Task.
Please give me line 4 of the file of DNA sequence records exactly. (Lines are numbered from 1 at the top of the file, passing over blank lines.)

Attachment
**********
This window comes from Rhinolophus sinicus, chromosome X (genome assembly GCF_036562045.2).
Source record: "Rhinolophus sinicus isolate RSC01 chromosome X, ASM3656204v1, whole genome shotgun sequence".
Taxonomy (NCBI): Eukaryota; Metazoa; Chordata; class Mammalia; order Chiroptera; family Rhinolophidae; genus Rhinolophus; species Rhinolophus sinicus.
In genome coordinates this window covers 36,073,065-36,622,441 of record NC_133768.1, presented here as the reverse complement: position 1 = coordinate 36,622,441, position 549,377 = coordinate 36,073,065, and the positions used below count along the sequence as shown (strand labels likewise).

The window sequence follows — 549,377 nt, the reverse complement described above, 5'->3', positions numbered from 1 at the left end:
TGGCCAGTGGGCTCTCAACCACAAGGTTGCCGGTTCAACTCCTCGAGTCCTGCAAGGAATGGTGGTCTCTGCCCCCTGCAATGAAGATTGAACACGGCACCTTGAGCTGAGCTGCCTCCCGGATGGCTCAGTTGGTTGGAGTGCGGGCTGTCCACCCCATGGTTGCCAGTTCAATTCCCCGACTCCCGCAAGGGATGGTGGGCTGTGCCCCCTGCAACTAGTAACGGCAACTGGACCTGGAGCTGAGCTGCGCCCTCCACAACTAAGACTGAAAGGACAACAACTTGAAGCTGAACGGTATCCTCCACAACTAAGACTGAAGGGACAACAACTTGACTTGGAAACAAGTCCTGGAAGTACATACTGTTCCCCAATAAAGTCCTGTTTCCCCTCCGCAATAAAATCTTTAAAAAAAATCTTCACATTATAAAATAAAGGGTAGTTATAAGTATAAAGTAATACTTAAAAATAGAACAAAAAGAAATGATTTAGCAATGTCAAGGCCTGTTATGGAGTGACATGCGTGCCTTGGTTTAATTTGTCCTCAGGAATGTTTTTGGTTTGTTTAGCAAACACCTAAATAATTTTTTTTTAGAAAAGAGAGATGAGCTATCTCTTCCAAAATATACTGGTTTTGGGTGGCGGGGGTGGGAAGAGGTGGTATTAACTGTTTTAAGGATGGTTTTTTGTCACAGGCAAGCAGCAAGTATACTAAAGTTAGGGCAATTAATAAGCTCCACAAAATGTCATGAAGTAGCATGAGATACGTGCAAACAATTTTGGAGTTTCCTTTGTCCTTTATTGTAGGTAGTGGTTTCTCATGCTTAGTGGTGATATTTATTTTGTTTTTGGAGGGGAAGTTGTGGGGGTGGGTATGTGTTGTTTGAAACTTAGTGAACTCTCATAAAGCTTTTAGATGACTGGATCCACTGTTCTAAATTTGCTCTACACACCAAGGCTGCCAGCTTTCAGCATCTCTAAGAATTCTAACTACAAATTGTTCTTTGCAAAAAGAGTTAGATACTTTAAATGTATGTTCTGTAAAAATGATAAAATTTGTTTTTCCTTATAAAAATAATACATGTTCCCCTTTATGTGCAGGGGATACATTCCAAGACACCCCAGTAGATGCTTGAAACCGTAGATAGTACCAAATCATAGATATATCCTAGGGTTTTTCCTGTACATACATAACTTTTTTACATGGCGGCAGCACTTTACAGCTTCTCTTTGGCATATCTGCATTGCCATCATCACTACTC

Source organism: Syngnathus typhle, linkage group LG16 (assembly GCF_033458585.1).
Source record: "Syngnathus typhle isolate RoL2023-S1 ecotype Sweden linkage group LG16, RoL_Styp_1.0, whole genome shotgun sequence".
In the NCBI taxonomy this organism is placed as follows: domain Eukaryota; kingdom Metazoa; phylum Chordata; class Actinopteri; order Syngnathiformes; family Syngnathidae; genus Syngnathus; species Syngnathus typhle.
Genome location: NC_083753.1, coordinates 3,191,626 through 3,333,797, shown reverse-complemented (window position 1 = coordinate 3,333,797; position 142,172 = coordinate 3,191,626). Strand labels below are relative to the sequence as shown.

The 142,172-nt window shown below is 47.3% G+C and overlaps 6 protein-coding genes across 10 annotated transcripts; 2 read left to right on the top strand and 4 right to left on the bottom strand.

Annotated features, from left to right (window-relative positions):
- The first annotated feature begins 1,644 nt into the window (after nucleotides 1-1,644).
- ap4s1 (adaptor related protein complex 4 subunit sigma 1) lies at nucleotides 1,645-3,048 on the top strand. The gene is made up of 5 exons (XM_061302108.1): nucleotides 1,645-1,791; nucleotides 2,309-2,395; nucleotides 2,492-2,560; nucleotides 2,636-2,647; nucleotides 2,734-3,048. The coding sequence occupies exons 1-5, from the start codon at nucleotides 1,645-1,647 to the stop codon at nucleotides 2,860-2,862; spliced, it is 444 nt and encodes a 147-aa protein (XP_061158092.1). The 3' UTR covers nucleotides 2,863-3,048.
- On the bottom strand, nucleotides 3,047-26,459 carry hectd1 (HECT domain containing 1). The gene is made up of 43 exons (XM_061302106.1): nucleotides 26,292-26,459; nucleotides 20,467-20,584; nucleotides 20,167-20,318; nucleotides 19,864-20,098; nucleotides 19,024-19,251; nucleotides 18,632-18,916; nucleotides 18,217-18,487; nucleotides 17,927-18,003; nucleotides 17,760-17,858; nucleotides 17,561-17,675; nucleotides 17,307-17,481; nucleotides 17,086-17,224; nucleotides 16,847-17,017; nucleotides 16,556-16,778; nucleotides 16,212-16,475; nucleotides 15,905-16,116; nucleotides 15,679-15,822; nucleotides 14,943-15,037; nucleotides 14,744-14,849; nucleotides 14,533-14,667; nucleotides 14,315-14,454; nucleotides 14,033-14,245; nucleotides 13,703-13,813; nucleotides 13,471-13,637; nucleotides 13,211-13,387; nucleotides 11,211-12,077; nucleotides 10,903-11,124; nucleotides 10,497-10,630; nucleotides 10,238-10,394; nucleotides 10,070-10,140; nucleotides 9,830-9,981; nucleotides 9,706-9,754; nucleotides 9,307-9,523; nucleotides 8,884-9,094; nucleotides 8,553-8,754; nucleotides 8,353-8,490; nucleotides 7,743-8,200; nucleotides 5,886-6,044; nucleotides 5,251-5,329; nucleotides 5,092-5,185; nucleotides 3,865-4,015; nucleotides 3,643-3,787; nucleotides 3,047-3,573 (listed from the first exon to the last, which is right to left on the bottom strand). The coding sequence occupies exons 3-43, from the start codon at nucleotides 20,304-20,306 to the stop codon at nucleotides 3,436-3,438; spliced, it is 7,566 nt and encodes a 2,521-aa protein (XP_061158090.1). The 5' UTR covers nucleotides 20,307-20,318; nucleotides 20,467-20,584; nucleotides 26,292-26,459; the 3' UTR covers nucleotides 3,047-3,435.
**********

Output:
In genome coordinates this window covers 36,073,065-36,622,441 of record NC_133768.1, presented here as the reverse complement: position 1 = coordinate 36,622,441, position 549,377 = coordinate 36,073,065, and the positions used below count along the sequence as shown (strand labels likewise).